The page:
Gregory Nava's El Norte has come to be regarded as the definitive portrait of the experience of undocumented Latin-American workers in the United States. Released in 1983, Nava's film has lost none of its lyrical and thematic power as it follows two Mayan Indian teenagers, brother and sister, whose dreams of a better life in America belie the fact they are simply trading one form of dehumanization for another.
The film's direction and script -- co-written by Nava and Anna Thomas -- are spare yet purposeful. At times, Nava and Thomas's work feels a bit clumsy with its jabs at broad cultural stereotypes (fatuous gringo employers, vulgar Mexicans, etc.) and liberal dips into melodrama, but El Norte is also lyrically eloquent, steeped in dreams and visual metaphors that allude to a portentous future for its protagonists.
When their father is murdered and their mother arrested during a massive crackdown on peasants seeking to rally against a greedy local landowner, Enrique (David Villalpando) and his sister Rosa (Zaide Silvia Gutiérrez) make the hard trek from their Guatemalan village to el norte -- America, which they envision to be the land of peace and opportunity, starkly different from the poverty and persecution oppressing them. So they set out from Guatemala, northwards through Mexico towards their destination, Los Angeles.
Enrique and Rosa are naïve, but they're resilient, even enduring a harrowing passage through miles of a disused sewer line running across the U.S.-Mexico border. It's a sequence of brutal irony, as they're made to crawl on their hands and knees through the sewer pipe -- in effect, brought to the level of vermin, the animal world's equivalent of the lowest classes. Nava and Thomas twist the irony deeper when, in a harrowing sequence, Enrique and Rosa are attacked by rats in the sewer.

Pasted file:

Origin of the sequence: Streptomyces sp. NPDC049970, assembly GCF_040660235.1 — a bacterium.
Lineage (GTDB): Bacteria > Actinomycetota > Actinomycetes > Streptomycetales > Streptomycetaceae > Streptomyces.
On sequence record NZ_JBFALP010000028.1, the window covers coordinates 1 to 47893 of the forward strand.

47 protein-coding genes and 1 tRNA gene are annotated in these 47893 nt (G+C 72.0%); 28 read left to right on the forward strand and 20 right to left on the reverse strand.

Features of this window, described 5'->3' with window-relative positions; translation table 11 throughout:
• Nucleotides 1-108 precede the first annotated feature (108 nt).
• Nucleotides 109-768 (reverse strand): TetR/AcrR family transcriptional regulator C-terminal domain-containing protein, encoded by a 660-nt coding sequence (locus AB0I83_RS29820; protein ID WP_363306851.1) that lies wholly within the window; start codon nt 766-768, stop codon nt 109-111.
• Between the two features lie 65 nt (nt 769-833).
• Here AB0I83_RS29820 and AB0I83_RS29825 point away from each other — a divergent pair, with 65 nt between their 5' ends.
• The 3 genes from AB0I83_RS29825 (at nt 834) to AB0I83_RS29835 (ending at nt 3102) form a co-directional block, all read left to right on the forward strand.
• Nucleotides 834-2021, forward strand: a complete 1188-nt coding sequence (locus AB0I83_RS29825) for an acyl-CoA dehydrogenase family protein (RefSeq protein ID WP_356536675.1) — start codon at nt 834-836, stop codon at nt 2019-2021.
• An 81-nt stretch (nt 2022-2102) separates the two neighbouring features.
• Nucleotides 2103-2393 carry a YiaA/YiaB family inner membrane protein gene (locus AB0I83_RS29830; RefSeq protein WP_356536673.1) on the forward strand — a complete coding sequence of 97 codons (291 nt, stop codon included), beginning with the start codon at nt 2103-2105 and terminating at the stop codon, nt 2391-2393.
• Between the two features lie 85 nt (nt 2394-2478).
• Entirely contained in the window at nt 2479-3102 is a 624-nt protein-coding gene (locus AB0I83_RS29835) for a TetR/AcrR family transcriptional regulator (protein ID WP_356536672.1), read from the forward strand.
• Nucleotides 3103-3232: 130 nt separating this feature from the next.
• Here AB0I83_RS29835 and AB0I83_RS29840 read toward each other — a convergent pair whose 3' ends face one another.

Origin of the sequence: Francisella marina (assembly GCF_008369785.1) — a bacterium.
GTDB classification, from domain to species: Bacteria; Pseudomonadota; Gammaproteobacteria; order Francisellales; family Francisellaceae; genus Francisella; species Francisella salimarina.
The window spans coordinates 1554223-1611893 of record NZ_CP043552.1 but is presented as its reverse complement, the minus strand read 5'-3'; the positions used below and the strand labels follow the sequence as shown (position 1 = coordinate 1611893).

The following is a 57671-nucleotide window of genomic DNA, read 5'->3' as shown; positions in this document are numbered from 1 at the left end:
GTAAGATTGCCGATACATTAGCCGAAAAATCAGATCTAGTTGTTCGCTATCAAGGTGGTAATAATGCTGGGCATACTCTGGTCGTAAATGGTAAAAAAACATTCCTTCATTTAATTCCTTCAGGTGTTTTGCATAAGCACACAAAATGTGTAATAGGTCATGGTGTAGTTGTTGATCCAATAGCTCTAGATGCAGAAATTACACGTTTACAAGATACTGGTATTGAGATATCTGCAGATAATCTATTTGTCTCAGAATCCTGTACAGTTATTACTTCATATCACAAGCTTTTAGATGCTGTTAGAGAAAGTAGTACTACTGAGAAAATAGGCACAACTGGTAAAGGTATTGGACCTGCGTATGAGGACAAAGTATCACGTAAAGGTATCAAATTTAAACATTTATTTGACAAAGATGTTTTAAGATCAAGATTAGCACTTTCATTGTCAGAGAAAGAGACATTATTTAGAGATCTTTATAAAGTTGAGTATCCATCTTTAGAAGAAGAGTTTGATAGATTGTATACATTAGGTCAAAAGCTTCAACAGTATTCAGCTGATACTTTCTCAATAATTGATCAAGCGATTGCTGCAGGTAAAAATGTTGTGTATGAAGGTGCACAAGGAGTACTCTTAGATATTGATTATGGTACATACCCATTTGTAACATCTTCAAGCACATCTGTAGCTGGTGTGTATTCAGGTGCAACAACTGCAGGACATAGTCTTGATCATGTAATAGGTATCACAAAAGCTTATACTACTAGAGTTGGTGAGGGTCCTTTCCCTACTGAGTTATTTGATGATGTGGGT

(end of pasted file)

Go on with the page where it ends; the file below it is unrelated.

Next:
Once in Los Angeles, Nava and Thomas offer a gritty depiction of the world of undocumented workers, all living (or rather hiding out) in hovels. In the mornings, bosses come looking for laborers, and Enrique joins the packs of men, all eager for jobs and to be plucked up like so many dogs by the recruiters. Enrique and Rosa both find work, Enrique as a waiter in an upscale restaurant and Rosa first as a factory worker and later as a maid in the affluent suburbs. INS raids are common, as both Enrique and Rosa discover, and every bit as dreaded as police raids back in Guatemala. Not surprisingly, America is a slow-burn lesson is disillusionment -- a land overflowing with wealth, but which demands that they sacrifice bonds of family and goodwill, and behave like wolves if they're to partake in their adopted country's so-called "dream."
Nava and Thomas's screenplay is a model of narrative movement, and of how to infuse complex themes into an efficiently structured story. In deft, sure strokes, they move Enrique and Rosa across a large canvas from the Guatemalan and Mexican countryside to Los Angeles. Their humility and sense of discovery is beautifully developed as they navigate the American terrain, with its electric lights and washing machines. But, in time, they realize this is also a cruel land, where materialism and profit rule above all. When Rosa observes a beautiful blonde and her boyfriend in a Mercedes convertible parked outside her employer's posh home, we feel her alienation, her heartbreak, as she realizes that America will always be out of reach to her, a fantasy that will never heal the wounds of her past.
Circles appear throughout El Norte -- we see the shape everywhere, from the moon, to the circles of a sewer pipe or a cement mixer -- symbolizing the vicious cycle of fate, the evil eye. The peasant, in the words of Enrique and Rosa's father, is nothing "but a pair of arms" for the ruling classes. His opposition to his rulers sealed his fate, and El Norte questions whether Enrique and Rosa are trapped in that same cosmic cycle -- in which the poor are inevitably exploited and destroyed by the very nature of their circumstances. El Norte may be seen either as a grim acknowledgment of that cycle, or, depending on how we read Enrique's startling vision in this masterful saga's closing moments, a determination to break free from it.